New at Elmore

Straight Outta Philly: The Philadephia Sound

liberty_bellPhilly has plenty to offer besides cheesesteaks, the Liberty Bell and The Fresh Prince of Bel-Air. In our May/June issue of Elmore, we take a look at the sound that grew out of the Philadelphia music scene. Here, we’ve compiled a list of a couple of the most notable songs and artists to come out of the City of Brotherly Love.

 

Chubby Checker—“The Twist”

Born in South Carolina and raised in the projects of South Philly, Ernest “Chubby Checker” Evans had all the young’uns in the ‘70s twisting their hips to the sound of this classic dance jam.  

 

Charlie Gracie—“Boogie Woogie Blues”

This young Philly guitarist hit it big when he played Paul Whiteman’s TV Teen Club at just 15. In 1951, Gracie cut his first record, “Boogie Woogie Blues,” an influential early rock ‘n’ roll record.

 

Patti LaBelle (Patti LaBelle and the Bluebelles)—“Lady Marmalade”

Patti LaBelle is one of the belles of the music industry, and she’s had her share of success both with Patti LaBelle and the Bluebelles and on her own under the name LaBelle. Rouding out her musical range with songs that spanned the disco, pop and R&B genres, one of LaBelle’s ever-popular hits, “Lady Marmalade” was inducted into the Grammy Hall of Fame—and for good reason.

 

Todd Rundgren—“Hello It’s Me” “I Saw the Light”

This Philly-born star started playing guitar as a teenager and was a member of bands like Woody’s Truck Stop, Nazz and Utopia. A successful solo artist and record producer, Rundgren is best known for the hit “Hello It’s Me,” which became a classic rock staple. Look out for our exclusive interview with Todd Rundgren in the May/June issue of Elmore.

 

Billie Holiday—“God Bless the Child” “Lady Sings the Blues”

Lady Day was another one of the best things to come out of Philly. Holiday encountered it all—abuse, drugs, drinking, etc.—and brought it all to the table with the profound emotional depth of her songs. Holiday was incredibly influential to the jazz genre; many of her songs have become jazz standards.

 

Jim Croce—“Bad, Bad Leroy Brown” “Time in a Bottle”

A Philly guy all the way, Croce was born in South Philly and spent his formative years growing up in and around the historic city. His biggest hit, “Bad, Bad Leroy Brown” hit No. 1 in the charts in the summer of ‘73.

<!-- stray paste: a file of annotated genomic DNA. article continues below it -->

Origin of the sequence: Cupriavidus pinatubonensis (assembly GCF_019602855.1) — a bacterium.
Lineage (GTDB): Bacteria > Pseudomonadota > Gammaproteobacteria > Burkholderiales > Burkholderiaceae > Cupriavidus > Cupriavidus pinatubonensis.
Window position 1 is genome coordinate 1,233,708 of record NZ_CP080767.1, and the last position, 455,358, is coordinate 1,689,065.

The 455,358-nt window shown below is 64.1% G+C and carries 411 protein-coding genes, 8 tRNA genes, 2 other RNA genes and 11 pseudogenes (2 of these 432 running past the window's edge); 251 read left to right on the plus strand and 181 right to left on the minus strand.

Joan Jett—“I Love Rock ‘n’ Roll” “Bad Reputation”

Born in a suburb of Philadelphia, Joan Jett founded the Runaways and later ventured out on her own with a solo career and then later formed the Blackhearts. We dare you to find someone who hasn’t heard Jett’s classic “I Love Rock ‘n’ Roll.” Go on. We dare you.

 

Daryl Hall and John Oates—“Maneater” “Out of Touch”

A fan favorite here at Elmore, Hall & Oates fused rock ‘n’ roll with R&B in a combination of sounds that produced plenty of Billboard hits. Look out for our exclusive Elmore interview with Daryl Hall in the May/June issue of Elmore.

 

Frankie Avalon—“Venus” “Why”

It just wouldn’t have been the ‘60s without teen star Frankie Avalon. The star of a bunch of popular “beach party” films, Avalon was also a music hit-maker. And he also gave Frenchy some very important advice in his role as a teen angel in the 1978 hit musical film Grease.

 

Bobby Rydell—“Wild One” “Volare”

Here’s another ‘60s teen idol for the list. Like “Boogie Woogie Blues” singer Charlie Gracie, Rydell also got his start on Paul Whiteman’s TV Teen Club. He played alongside Frankie Avalon as part of Rocco and the Saints. He rolled out a consistent stream of Billboard hits throughout the ‘60s.

 

Fabian—“Tiger” “Turn Me Loose”

This Philly-born teen star was a regular on American Bandstand and became a popular singer and actor in the late ‘50s and early ‘60s.

 

Harold Melvin & the Blue Notes—“If You Don’t Know Me By Now” “The Love I Lost”

Originally known as the Charlemagnes, this group produced plenty of hits on Gamble and Huff’s hometown Philadelphia International label. Sporting a repertoire of soul, doo-wop, R&B and disco, Harold Melvin & the Blue Notes brought their share of soul to Philly.

 

The Delfonics—“La-La (Means I Love You)” “Didn’t I (Blow Your Mind This Time)”

The Delfonics were another big name in the world of Philly soul. Producer Thom Bell, who was known as one of the creators of Philly soul music, wrote all of the group’s hits, along with lead vocalist William Hart.

 

Marian Anderson—Giuseppe Verdi’s “Un Ballo in Maschera”

No, she didn’t sing R&B or pop or soul, but we just had to put Anderson on the list. An African-American contralto singer, Anderson performed with orchestras and performed opera arias within her concerts. Her repertoire included opera, American songs, lieder and spirituals. With her performance of Verdi’s “Un Ballo in Maschera” at the Metropolitan Opera in 1955, she became the first black person to perform at the venue. An award-winning singer and participant in the civil rights movement, Anderson is a part of Philadelphia history.

 

Solomon Burke—“Cry to Me” “Got to Get You Off My Mind”

This man is R&B and soul royalty. Nicknamed “King Solomon,” “The King of Rock ‘n’ Soul,” “Bishop of Soul” and the “Muhammad Ali of Soul,” Burke didn’t receive as much chart success as other soul artists, but is still critically acclaimed for his essential role in the development and growth of soul music. In 2001, this Philly soul star was inducted into the Rock and Roll Hall of Fame.

 

The Dead Milkmen—“Punk Rock Girl” “Bitchin’ Camaro”

Let’s add a little satire to the list with the Dead Milkmen, a satirical Philly-based punk rock band. This band gained popularity for their tongue-in-cheek punk songs delivered with thick Philadelphia accents.

 

To read more about Philadelphia music, check out “The Philadelphia Story” by Mark Uricheck in the May/June issue of Elmore.

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